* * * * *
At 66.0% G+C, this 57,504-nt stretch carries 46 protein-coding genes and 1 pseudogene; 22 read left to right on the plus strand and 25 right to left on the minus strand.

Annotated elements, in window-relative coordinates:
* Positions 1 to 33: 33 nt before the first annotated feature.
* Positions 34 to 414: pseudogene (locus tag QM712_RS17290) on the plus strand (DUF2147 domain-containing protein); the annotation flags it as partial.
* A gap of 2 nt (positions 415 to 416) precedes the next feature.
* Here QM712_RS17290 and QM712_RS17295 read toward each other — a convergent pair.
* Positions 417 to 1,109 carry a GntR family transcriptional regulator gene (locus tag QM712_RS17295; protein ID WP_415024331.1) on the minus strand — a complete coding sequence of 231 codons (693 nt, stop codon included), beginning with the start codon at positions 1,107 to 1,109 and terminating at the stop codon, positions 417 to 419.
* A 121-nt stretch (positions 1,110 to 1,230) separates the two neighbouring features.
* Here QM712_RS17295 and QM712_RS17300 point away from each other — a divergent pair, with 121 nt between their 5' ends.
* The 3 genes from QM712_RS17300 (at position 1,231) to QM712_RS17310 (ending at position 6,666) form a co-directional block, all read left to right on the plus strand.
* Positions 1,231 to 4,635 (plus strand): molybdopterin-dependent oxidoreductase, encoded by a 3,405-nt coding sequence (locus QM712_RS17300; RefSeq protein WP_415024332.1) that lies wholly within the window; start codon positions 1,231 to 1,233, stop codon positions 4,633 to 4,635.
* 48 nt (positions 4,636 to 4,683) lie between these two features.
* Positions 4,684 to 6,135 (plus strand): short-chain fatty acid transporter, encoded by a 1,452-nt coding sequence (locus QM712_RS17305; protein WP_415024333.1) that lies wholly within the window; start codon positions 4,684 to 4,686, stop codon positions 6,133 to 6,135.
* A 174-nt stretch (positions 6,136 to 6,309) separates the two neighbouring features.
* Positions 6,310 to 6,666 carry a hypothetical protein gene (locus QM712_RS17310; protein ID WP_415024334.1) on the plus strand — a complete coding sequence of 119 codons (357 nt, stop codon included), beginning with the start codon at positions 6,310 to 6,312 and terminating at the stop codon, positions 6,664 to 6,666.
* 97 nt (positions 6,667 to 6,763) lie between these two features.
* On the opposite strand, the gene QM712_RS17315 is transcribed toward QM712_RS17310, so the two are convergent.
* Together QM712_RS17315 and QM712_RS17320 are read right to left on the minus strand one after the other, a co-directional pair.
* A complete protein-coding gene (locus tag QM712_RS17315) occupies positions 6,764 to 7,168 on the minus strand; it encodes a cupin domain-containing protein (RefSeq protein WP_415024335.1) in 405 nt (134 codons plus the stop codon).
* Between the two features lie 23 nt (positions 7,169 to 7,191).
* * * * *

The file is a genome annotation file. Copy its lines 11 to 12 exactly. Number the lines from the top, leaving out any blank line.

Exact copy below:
* Positions 1,231 to 4,635 (plus strand): molybdopterin-dependent oxidoreductase, encoded by a 3,405-nt coding sequence (locus QM712_RS17300; RefSeq protein WP_415024332.1) that lies wholly within the window; start codon positions 1,231 to 1,233, stop codon positions 4,633 to 4,635.
* 48 nt (positions 4,636 to 4,683) lie between these two features.